The forced cremation of two Covid-19 infected Muslims in Sri Lanka has sent shock waves among the minority community, which accused the authorities of violating Islamic burial rites.
Bishrul Hafi Mohammed Joonus, a 73-year- old man from the capital Colombo who died of COVID-19, was the second Muslim to have been cremated in Sri Lanka which has registered 151 cases so far, reports Al Jazeera.
Bishrul's son Fayaz Joonus, 46, said his father who had a kidney disorder tested positive for the virus about two weeks ago. He died on April 1 and was cremated the following day.
Fayaz said they could not perform the Janazah for his father due to fear of infections.
"My father was taken in a vehicle under the supervision of the police and was cremated. We said some prayers outside the morgue, but it was not a Janazah that us Muslim typically do," Fayaz told Al Jazeera.
"The government needs to make arrangements for us Muslims to be able to bury our loved ones in accordance with our Islamic burial rites. If there is an option of burial, our government should accommodate. Cremation is not the only option, we want to bury our loved ones as per the Islamic way," he told Al Jazeera.
Sri Lanka's Ministry of Health on Tuesday issued Covid-19 guidelines saying the standard procedure of disposing bodies should be cremation. Despite WHO's guideline supporting burial for the deaths occurring out of Covid-19.
The government also decreed the body to be placed in a sealed bag and a coffin, as against the Islamic practice of washing the body.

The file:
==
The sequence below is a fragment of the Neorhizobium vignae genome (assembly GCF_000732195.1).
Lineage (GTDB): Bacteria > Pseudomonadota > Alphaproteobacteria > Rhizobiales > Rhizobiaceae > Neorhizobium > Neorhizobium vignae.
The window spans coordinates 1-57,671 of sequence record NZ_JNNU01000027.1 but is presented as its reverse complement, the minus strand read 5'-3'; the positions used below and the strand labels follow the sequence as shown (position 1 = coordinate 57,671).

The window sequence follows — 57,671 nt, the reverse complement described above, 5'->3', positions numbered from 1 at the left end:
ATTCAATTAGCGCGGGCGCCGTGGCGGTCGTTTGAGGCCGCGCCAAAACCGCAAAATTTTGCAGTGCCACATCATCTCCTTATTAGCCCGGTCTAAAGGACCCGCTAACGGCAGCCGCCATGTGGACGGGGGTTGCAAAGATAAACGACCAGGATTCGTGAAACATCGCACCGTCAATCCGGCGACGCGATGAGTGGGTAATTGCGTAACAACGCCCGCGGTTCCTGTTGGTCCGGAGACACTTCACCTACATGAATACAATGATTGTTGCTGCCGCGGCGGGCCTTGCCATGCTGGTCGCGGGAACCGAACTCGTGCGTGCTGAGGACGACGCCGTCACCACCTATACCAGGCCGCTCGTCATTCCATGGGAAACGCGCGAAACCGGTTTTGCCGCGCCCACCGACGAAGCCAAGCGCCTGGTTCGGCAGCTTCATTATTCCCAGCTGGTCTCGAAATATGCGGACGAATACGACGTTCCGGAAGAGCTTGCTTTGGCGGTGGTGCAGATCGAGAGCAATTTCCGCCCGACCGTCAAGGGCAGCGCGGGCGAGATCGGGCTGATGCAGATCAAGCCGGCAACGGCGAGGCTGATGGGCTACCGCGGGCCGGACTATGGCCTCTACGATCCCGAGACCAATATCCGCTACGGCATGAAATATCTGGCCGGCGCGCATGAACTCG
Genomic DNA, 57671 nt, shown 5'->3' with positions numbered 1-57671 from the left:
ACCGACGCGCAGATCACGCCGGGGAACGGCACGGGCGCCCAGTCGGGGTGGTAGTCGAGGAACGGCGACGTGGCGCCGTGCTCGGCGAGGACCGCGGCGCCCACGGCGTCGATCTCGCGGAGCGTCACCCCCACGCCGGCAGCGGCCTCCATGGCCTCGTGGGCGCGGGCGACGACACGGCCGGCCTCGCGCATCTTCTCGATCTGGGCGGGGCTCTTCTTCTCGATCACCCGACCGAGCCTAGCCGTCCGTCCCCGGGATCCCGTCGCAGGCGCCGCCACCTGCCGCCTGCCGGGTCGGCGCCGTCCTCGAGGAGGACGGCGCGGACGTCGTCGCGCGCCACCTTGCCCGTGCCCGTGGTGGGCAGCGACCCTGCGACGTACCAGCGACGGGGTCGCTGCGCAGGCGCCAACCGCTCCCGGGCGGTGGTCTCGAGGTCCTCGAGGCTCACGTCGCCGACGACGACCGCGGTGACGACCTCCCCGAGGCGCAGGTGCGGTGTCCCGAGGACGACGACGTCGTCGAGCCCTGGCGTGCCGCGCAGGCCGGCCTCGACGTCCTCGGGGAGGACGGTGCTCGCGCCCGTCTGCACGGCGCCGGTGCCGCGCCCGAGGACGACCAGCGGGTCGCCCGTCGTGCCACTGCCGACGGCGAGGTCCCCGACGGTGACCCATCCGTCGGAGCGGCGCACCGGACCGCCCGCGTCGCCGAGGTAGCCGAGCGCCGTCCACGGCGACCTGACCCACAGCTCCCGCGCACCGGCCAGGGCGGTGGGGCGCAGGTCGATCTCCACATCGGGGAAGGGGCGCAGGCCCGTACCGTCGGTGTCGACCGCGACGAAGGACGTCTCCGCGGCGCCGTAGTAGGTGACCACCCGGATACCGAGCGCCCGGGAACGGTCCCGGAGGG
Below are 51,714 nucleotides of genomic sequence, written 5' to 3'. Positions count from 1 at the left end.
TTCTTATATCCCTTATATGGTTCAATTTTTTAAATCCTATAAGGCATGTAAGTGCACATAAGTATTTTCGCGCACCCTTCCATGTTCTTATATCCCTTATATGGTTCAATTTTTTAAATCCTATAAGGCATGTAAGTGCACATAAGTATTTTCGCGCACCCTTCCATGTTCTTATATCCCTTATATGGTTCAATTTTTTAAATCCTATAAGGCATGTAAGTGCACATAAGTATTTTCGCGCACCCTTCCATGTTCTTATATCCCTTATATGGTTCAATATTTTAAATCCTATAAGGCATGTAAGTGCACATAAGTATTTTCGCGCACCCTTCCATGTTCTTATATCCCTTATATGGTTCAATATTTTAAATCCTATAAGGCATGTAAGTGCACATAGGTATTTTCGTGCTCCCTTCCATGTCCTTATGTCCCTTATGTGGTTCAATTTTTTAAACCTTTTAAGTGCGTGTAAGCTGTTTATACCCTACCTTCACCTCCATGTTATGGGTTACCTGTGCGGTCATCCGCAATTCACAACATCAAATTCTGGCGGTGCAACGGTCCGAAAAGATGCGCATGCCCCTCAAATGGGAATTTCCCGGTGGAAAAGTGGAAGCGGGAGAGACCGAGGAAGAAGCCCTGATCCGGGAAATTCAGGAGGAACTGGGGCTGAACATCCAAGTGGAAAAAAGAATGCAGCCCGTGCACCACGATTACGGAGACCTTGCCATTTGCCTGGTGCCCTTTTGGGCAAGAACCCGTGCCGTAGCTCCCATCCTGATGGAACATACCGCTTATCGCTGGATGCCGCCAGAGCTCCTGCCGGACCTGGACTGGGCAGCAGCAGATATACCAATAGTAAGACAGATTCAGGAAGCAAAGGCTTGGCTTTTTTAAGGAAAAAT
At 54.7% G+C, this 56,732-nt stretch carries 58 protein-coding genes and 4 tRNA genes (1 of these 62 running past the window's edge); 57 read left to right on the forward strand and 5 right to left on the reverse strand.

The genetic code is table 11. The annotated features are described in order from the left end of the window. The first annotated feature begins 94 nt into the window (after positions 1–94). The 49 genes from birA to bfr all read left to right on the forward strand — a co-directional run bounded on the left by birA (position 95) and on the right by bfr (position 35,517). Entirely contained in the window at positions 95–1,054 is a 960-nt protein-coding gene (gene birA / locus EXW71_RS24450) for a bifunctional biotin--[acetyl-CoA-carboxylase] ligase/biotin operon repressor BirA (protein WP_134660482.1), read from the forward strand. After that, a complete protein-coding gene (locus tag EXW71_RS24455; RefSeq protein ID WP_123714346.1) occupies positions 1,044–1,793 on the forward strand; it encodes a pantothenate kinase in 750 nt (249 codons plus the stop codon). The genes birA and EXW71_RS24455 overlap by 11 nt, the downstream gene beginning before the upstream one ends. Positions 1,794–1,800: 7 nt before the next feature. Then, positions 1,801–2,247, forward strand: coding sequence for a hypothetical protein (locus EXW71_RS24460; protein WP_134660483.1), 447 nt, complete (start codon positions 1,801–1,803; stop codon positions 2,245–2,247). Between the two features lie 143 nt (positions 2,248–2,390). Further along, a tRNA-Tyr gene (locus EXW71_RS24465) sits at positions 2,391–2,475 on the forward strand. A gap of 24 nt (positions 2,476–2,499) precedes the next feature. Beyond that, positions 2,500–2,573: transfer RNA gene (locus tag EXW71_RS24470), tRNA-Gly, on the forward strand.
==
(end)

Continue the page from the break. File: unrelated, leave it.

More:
Prominent Sri Lankan lawyer Ali Sabry said in a Facebook post that he was disappointed with authorities' decision to cremate bodies of Muslims, as it was in disregard to the WHO guidelines, which say that a body can be either buried or cremated.
Out of the four people who died due to Covid-19, two were Muslims. The cremation of Muslims has caused anguish in the community.
"The Muslim community sees this as a racist agenda of extremist Buddhist forces that seem to hold the government to ransom," Hilmy Ahamed, vice president of Muslim Council of Sri Lanka, told Al Jazeera.
"The guidelines issued by the WHO is practised by Britain, most of the European countries, Singapore, Hong Kong and all the Muslim nations [except for Sri Lanka]," he told Al Jazeera.
Amnesty International has also called on authorities to "respect the right of religious minorities to carry out the final rites" according to their own traditions.
"At this difficult time, the authorities should be bringing communities together and not deepening divisions between them," Biraj Patnaik, South Asia director at Amnesty International, said in a statement.
Anti - Muslim sentiment
Muslims account for 10 percent of Sri Lanka's 21 million population. But their relationship with the majority Sinhala Buddhists has always been in tensed terms. It severely deteriorated after the church attack in 2019 on Christmas Day.
"This is just to hurt the feelings of the minority," Azath Salley, leader of the National Unity Alliance political party and the former governor of Western province, told Al Jazeera.
The government has been accused of stirring anti-Islamic sentiments among the majority.
Nalaka Gunawadenne, a media analyst said amid the Covid-19 pandemic, "It's very disturbing and disheartening to see anti-Islamic sentiments and anti-Muslim hate speech raise their ugly head again in Sri Lanka. This is national and global emergency shared by all humans, and not a time highlighting our cultural divisions. The coronavirus does not care about our ethnic or religious differences. We need to fear the virus - not each other - and unite in containing and battling the disease." he told Al Jazeera.